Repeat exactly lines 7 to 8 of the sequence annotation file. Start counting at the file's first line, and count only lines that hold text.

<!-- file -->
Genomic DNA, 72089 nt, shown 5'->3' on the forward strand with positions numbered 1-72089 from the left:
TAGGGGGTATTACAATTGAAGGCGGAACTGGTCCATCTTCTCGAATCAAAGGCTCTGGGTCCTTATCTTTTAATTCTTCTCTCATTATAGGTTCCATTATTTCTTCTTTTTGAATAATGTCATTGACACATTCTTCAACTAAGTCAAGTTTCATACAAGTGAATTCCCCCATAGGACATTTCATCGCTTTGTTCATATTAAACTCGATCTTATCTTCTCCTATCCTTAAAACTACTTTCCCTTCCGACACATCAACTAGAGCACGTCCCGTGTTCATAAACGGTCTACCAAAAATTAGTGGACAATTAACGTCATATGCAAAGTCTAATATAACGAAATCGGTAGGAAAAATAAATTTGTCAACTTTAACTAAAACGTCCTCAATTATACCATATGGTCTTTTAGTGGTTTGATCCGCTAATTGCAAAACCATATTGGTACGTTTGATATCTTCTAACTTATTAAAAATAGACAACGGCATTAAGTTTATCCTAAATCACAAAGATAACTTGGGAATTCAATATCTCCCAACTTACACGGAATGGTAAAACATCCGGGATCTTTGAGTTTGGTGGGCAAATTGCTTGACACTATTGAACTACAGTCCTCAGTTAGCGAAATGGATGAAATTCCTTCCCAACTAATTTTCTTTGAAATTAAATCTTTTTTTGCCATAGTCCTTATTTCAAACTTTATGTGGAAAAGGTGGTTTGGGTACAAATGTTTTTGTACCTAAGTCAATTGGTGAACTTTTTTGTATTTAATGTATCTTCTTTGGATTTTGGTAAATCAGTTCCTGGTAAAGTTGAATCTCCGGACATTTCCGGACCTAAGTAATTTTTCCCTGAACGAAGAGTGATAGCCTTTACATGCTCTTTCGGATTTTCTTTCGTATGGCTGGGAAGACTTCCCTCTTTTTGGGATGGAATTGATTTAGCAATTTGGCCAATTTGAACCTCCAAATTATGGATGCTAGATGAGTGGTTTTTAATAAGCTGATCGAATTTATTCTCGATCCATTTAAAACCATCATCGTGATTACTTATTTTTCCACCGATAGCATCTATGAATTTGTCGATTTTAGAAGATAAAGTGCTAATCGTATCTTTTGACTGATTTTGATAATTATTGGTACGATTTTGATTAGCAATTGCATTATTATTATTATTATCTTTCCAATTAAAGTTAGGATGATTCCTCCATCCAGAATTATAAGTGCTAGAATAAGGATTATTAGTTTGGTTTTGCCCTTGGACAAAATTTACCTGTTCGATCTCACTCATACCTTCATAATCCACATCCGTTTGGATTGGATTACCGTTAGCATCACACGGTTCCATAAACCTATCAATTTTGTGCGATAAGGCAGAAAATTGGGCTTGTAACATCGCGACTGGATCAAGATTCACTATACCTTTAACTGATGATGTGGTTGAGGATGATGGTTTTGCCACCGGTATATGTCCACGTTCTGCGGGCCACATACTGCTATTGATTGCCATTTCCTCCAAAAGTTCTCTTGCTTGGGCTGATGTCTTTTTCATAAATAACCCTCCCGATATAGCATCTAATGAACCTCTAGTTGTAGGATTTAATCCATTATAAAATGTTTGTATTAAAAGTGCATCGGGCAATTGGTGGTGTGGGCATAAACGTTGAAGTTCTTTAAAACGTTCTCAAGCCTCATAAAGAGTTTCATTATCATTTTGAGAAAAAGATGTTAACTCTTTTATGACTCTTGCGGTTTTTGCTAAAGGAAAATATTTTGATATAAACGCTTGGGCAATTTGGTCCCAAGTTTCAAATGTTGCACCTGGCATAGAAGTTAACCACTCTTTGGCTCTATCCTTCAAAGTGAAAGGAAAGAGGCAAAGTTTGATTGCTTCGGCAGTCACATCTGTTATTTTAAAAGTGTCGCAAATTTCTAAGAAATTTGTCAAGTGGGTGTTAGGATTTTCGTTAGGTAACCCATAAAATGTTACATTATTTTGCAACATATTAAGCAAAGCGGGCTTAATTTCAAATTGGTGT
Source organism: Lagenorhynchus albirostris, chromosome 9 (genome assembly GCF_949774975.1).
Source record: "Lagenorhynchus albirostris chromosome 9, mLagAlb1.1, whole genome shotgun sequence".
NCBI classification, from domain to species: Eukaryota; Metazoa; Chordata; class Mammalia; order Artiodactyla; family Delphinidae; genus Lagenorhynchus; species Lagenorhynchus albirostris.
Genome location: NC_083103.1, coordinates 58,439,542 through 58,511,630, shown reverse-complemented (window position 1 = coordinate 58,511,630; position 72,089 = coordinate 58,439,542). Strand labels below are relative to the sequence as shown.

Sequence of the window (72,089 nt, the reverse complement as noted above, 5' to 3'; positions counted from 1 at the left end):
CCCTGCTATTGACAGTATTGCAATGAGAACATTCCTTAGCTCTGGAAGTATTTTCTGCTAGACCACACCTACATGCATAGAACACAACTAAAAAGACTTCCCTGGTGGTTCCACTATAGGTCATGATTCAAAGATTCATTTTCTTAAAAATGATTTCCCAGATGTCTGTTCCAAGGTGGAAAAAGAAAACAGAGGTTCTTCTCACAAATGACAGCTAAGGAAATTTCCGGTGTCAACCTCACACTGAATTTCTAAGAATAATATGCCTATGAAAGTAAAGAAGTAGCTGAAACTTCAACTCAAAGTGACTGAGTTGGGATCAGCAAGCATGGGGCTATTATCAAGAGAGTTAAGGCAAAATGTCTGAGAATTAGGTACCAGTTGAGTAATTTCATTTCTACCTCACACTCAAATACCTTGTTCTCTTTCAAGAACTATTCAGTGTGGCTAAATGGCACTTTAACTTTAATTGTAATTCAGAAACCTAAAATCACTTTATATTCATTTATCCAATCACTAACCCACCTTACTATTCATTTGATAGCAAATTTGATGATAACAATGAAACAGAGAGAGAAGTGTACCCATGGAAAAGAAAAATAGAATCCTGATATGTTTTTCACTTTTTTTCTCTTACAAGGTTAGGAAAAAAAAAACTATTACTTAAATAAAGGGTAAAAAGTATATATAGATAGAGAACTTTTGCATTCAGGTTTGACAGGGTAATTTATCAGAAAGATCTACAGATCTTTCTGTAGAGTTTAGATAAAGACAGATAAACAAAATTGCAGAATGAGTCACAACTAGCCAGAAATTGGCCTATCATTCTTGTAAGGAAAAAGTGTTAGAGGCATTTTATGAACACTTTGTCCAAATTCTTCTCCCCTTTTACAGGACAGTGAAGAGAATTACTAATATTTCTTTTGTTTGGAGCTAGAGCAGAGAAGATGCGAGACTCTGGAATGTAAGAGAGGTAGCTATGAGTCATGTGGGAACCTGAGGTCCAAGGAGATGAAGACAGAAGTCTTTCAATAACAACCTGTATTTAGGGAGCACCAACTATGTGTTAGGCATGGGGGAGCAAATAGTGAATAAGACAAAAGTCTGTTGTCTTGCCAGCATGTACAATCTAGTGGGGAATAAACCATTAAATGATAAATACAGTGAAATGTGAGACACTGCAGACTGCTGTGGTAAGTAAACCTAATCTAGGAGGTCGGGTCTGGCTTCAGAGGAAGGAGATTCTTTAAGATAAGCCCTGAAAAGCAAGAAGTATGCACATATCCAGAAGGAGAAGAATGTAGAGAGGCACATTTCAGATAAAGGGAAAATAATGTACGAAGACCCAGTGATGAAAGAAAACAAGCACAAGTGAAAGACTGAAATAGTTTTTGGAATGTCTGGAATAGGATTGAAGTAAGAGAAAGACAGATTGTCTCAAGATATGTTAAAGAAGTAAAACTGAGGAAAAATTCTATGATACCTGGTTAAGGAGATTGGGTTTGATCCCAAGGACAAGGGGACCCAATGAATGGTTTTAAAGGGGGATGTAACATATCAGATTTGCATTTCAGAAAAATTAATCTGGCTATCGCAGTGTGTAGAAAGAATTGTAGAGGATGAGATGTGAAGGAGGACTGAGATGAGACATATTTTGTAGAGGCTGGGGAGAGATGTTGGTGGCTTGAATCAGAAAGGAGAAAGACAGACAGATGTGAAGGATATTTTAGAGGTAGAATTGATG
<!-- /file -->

Sequence of the window (72,089 nt, the reverse complement as noted above, 5' to 3'; positions counted from 1 at the left end):
CCCTGCTATTGACAGTATTGCAATGAGAACATTCCTTAGCTCTGGAAGTATTTTCTGCTAGACCACACCTACATGCATAGAACACAACTAAAAAGACTTCCCTGGTGGTTCCACTATAGGTCATGATTCAAAGATTCATTTTCTTAAAAATGATTTCCCAGATGTCTGTTCCAAGGTGGAAAAAGAAAACAGAGGTTCTTCTCACAAATGACAGCTAAGGAAATTTCCGGTGTCAACCTCACACTGAATTTCTAAGAATAATATGCCTATGAAAGTAAAGAAGTAGCTGAAACTTCAACTCAAAGTGACTGAGTTGGGATCAGCAAGCATGGGGCTATTATCAAGAGAGTTAAGGCAAAATGTCTGAGAATTAGGTACCAGTTGAGTAATTTCATTTCTACCTCACACTCAAATACCTTGTTCTCTTTCAAGAACTATTCAGTGTGGCTAAATGGCACTTTAACTTTAATTGTAATTCAGAAACCTAAAATCACTTTATATTCATTTATCCAATCACTAACCCACCTTACTATTCATTTGATAGCAAATTTGATGATAACAATGAAACAGAGAGAGAAGTGTACCCATGGAAAAGAAAAATAGAATCCTGATATGTTTTTCACTTTTTTTCTCTTACAAGGTTAGGAAAAAAAAAACTATTACTTAAATAAAGGGTAAAAAGTATATATAGATAGAGAACTTTTGCATTCAGGTTTGACAGGGTAATTTATCAGAAAGATCTACAGATCTTTCTGTAGAGTTTAGATAAAGACAGATAAACAAAATTGCAGAATGAGTCACAACTAGCCAGAAATTGGCCTATCATTCTTGTAAGGAAAAAGTGTTAGAGGCATTTTATGAACACTTTGTCCAAATTCTTCTCCCCTTTTACAGGACAGTGAAGAGAATTACTAATATTTCTTTTGTTTGGAGCTAGAGCAGAGAAGATGCGAGACTCTGGAATGTAAGAGAGGTAGCTATGAGTCATGTGGGAACCTGAGGTCCAAGGAGATGAAGACAGAAGTCTTTCAATAACAACCTGTATTTAGGGAGCACCAACTATGTGTTAGGCATGGGGGAGCAAATAGTGAATAAGACAAAAGTCTGTTGTCTTGCCAGCATGTACAATCTAGTGGGGAATAAACCATTAAATGATAAATACAGTGAAATGTGAGACACTGCAGACTGCTGTGGTAAGTAAACCTAATCTAGGAGGTCGGGTCTGGCTTCAGAGGAAGGAGATTCTTTAAGATAAGCCCTGAAAAGCAAGAAGTATGCACATATCCAGAAGGAGAAGAATGTAGAGAGGCACATTTCAGATAAAGGGAAAATAATGTACGAAGACCCAGTGATGAAAGAAAACAAGCACAAGTGAAAGACTGAAATAGTTTTTGGAATGTCTGGAATAGGATTGAAGTAAGAGAAAGACAGATTGTCTCAAGATATGTTAAAGAAGTAAAACTGAGGAAAAATTCTATGATACCTGGTTAAGGAGATTGGGTTTGATCCCAAGGACAAGGGGACCCAATGAATGGTTTTAAAGGGGGATGTAACATATCAGATTTGCATTTCAGAAAAATTAATCTGGCTATCGCAGTGTGTAGAAAGAATTGTAGAGGATGAGATGTGAAGGAGGACTGAGATGAGACATATTTTGTAGAGGCTGGGGAGAGATGTTGGTGGCTTGAATCAGAAAGGAGAAAGACAGACAGATGTGAAGGATATTTTAGAGGTAGAATTGATG